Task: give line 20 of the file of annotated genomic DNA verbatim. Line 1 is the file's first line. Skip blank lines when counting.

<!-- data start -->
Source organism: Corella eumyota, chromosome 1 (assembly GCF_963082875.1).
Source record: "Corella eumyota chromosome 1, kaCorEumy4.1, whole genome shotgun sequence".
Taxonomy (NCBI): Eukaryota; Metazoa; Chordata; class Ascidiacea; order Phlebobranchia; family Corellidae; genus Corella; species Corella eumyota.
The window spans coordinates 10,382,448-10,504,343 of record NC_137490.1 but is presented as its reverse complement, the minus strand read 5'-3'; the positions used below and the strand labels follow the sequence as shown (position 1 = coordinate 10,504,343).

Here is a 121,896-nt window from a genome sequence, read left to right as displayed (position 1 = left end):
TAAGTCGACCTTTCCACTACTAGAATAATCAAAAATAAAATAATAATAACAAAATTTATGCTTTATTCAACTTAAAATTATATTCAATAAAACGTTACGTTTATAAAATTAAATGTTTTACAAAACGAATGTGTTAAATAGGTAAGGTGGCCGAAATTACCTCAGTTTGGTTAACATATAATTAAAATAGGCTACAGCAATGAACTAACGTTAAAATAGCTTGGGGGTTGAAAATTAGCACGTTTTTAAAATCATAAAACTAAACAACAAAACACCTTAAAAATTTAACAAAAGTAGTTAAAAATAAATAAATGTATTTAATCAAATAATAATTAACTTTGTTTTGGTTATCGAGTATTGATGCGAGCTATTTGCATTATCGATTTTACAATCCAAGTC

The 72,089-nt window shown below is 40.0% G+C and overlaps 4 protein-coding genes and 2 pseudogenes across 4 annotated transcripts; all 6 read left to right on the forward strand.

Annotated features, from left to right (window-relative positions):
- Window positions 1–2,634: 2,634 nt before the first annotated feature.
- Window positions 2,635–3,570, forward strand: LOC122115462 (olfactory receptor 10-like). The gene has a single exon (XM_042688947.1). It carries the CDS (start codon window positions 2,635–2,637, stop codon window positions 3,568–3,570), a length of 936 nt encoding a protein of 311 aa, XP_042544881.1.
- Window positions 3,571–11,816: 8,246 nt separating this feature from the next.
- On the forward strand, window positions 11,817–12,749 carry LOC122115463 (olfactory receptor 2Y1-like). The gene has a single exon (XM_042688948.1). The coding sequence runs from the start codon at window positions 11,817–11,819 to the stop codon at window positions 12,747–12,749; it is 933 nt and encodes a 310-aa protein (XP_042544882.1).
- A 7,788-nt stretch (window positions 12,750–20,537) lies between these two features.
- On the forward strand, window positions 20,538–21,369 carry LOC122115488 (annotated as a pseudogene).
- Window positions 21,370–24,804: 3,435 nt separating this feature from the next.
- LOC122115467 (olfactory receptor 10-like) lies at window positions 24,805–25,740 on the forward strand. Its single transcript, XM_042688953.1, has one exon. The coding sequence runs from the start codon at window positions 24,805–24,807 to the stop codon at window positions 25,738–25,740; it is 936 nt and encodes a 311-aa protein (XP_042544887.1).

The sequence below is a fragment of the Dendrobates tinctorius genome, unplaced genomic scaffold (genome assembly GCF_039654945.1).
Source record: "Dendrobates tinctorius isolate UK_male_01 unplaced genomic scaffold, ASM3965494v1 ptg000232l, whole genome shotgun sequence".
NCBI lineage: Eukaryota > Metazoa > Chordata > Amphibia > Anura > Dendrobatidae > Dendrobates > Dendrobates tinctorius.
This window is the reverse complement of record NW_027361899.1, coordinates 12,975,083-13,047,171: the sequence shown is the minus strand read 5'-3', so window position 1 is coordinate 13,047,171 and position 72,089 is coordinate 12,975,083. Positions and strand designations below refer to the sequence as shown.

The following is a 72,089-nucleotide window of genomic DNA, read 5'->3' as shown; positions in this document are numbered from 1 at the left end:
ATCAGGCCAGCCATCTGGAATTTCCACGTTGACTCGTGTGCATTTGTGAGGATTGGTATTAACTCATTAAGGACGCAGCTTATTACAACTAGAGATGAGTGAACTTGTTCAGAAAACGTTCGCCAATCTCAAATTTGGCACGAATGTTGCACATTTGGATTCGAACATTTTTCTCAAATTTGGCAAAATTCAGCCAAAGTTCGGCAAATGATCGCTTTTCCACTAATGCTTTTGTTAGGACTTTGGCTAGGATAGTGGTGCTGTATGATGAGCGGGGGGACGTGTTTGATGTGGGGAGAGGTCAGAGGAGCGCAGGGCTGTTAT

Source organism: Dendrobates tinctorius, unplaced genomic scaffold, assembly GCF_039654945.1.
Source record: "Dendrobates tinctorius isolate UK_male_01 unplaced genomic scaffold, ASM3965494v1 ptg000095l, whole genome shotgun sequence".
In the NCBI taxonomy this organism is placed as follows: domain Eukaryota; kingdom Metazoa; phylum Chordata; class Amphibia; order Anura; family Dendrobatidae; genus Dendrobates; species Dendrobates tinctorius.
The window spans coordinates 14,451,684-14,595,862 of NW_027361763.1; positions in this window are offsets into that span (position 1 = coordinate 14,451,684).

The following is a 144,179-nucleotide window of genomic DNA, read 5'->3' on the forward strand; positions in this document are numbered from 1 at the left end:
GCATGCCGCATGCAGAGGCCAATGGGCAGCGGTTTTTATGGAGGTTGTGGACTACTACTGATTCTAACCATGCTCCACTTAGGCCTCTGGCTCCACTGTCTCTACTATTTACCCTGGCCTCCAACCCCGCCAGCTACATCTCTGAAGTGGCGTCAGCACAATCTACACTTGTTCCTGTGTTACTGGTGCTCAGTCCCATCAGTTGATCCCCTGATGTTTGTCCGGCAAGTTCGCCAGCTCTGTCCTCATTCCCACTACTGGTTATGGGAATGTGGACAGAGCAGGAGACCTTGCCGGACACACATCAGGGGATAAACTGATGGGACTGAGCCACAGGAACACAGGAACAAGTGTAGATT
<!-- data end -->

This window is the reverse complement of record NW_027361899.1, coordinates 12,975,083-13,047,171: the sequence shown is the minus strand read 5'-3', so window position 1 is coordinate 13,047,171 and position 72,089 is coordinate 12,975,083. Positions and strand designations below refer to the sequence as shown.